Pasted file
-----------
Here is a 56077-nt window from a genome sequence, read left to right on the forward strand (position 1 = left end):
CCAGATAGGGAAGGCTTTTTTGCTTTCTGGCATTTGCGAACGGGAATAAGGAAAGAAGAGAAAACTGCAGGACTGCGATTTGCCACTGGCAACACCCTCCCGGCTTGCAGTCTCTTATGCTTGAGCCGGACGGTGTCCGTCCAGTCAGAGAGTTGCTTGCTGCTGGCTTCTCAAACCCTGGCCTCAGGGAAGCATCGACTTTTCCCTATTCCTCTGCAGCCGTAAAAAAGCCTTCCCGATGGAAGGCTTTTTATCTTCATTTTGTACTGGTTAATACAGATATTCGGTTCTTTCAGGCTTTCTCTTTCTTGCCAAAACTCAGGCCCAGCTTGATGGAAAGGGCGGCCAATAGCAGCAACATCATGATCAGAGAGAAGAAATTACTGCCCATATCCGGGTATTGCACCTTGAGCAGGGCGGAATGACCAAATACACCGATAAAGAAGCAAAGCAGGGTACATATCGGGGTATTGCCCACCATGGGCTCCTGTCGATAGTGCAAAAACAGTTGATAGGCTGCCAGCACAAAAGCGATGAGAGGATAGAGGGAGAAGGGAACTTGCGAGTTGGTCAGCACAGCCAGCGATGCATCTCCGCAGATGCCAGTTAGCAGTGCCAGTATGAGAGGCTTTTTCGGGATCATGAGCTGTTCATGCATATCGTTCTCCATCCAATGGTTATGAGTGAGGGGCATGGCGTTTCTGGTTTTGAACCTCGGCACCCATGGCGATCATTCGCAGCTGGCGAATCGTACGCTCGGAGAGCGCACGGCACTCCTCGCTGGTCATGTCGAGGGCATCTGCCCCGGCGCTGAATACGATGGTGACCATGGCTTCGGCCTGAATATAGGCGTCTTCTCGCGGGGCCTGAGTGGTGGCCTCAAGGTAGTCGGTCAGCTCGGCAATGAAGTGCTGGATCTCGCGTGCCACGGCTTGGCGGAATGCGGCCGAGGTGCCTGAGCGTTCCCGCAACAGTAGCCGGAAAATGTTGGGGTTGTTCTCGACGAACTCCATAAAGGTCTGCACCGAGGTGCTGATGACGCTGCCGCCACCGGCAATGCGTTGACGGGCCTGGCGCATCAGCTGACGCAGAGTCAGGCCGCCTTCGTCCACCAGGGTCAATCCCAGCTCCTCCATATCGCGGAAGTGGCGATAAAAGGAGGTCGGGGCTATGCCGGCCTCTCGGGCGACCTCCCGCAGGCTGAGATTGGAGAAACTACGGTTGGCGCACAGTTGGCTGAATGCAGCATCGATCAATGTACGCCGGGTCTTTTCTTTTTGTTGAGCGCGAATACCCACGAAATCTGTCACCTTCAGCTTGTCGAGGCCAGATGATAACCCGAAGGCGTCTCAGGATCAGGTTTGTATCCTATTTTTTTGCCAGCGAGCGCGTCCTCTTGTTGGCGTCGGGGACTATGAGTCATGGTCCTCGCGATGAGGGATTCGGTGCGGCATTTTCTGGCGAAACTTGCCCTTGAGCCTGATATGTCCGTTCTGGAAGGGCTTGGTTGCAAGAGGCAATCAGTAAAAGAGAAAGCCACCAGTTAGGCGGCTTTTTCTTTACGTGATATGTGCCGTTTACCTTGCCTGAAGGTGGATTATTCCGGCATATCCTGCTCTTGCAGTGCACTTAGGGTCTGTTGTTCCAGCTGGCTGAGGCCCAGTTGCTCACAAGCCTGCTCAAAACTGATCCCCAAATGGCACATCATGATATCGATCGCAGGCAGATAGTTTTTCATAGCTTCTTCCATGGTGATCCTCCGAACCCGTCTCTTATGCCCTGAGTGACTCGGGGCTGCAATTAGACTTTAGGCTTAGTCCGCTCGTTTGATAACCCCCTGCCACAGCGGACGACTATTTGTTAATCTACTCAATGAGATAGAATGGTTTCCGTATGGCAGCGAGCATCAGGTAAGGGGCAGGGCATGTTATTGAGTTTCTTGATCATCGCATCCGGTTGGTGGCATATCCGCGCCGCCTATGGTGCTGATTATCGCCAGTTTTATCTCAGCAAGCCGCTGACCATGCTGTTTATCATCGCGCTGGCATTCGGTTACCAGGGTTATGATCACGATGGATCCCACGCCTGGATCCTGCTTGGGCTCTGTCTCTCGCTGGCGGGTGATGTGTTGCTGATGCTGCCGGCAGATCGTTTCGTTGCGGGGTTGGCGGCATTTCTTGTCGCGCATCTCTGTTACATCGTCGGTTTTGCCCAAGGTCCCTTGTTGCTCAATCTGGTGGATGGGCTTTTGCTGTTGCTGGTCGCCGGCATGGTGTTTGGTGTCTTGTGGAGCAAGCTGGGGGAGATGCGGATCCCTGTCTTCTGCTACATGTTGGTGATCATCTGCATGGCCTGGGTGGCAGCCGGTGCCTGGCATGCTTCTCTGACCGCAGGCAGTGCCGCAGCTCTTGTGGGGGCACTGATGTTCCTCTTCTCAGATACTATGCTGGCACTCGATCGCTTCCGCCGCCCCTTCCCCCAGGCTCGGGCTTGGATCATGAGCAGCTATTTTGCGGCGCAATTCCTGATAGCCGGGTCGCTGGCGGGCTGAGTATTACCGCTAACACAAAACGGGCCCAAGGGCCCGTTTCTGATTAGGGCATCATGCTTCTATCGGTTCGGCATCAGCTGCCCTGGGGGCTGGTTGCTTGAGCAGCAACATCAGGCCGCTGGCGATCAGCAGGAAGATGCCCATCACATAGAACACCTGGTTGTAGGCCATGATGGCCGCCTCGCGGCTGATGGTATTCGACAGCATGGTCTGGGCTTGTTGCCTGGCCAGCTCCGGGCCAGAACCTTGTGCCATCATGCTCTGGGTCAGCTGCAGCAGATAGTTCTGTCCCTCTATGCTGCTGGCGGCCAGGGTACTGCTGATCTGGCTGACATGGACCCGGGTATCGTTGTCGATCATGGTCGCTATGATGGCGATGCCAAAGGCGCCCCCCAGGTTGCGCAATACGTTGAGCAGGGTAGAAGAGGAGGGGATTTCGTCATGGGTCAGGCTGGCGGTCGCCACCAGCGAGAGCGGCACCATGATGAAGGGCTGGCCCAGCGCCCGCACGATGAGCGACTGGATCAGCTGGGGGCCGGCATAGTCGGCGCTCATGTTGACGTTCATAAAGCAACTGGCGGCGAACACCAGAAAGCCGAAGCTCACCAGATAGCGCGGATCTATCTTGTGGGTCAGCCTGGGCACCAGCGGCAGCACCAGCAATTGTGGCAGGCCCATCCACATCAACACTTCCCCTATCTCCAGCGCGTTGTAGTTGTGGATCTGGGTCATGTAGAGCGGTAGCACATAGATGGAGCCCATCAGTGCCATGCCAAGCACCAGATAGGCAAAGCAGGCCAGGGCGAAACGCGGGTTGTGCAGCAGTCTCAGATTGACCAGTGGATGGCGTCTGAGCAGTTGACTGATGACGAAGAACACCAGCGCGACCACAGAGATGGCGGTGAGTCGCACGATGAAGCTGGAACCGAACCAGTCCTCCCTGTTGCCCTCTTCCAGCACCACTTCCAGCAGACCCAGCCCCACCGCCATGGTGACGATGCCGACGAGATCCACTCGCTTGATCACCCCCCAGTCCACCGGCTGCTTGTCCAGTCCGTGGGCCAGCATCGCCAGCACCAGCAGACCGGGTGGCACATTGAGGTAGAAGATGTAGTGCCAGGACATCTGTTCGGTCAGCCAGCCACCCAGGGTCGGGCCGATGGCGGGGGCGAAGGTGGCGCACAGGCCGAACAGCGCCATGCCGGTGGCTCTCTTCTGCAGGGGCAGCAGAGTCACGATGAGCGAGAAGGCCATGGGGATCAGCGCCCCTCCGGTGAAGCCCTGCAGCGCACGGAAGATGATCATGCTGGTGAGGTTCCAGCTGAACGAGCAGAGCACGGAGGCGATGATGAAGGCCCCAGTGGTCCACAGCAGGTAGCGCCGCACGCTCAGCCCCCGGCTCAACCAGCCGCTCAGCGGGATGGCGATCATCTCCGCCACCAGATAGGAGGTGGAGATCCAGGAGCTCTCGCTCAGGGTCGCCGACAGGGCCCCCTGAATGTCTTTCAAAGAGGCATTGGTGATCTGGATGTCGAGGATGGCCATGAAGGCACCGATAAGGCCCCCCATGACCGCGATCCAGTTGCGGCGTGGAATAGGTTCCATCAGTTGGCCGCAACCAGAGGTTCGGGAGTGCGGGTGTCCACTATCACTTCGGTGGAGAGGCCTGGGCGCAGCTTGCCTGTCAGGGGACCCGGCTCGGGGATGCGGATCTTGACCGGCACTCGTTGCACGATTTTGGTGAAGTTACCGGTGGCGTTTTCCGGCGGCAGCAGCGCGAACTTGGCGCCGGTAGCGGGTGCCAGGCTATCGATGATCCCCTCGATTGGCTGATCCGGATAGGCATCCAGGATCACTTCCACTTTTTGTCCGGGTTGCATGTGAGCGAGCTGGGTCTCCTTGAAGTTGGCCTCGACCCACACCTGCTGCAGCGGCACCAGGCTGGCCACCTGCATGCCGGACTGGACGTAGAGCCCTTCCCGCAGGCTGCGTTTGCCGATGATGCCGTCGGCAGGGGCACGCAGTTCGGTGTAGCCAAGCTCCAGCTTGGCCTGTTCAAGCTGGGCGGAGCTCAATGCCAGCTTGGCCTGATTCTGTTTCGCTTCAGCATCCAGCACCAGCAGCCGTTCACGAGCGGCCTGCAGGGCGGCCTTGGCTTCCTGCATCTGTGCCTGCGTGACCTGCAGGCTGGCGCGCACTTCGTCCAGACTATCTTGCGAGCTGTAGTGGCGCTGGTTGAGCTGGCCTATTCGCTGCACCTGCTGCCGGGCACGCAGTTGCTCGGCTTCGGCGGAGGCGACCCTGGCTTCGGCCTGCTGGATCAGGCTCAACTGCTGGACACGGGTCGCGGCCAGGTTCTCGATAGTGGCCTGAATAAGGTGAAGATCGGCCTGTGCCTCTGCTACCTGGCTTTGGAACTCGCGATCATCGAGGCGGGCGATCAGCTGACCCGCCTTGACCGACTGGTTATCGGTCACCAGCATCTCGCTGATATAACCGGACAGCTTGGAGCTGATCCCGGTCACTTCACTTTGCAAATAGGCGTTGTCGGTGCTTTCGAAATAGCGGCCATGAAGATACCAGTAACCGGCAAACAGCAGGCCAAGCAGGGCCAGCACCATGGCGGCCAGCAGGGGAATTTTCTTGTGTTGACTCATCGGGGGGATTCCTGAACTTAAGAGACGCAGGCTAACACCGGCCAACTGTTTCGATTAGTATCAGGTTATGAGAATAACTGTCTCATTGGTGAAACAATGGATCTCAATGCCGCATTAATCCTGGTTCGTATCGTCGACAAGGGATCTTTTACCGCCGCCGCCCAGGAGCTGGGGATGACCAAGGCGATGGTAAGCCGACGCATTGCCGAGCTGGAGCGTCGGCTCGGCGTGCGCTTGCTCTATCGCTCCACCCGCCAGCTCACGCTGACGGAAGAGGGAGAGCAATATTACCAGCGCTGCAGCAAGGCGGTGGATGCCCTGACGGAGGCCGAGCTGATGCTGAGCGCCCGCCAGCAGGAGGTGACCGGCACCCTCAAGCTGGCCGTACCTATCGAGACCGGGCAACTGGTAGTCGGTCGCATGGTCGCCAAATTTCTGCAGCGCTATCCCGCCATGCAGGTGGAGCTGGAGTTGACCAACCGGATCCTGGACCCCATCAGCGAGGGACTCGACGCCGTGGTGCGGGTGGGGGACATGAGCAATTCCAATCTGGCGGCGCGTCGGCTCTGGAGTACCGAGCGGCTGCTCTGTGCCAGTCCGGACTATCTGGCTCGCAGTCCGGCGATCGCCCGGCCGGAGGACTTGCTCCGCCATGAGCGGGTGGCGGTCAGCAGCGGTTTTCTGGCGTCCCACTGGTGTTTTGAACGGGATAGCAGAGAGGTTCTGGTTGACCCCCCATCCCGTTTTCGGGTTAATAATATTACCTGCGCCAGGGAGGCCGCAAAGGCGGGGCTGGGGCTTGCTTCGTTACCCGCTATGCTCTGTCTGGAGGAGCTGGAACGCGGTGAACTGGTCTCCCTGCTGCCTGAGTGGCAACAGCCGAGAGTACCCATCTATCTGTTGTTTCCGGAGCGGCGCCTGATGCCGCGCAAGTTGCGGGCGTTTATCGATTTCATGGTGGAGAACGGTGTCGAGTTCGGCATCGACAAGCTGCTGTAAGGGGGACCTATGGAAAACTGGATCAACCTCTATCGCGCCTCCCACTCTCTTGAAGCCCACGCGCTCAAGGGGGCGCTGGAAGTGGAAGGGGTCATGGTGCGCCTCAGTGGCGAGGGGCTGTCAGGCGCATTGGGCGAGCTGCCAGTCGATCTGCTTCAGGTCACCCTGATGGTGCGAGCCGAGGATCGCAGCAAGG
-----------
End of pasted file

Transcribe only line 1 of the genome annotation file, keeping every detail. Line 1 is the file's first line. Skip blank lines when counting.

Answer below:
Here is a 56077-nt window from a genome sequence, read left to right on the forward strand (position 1 = left end):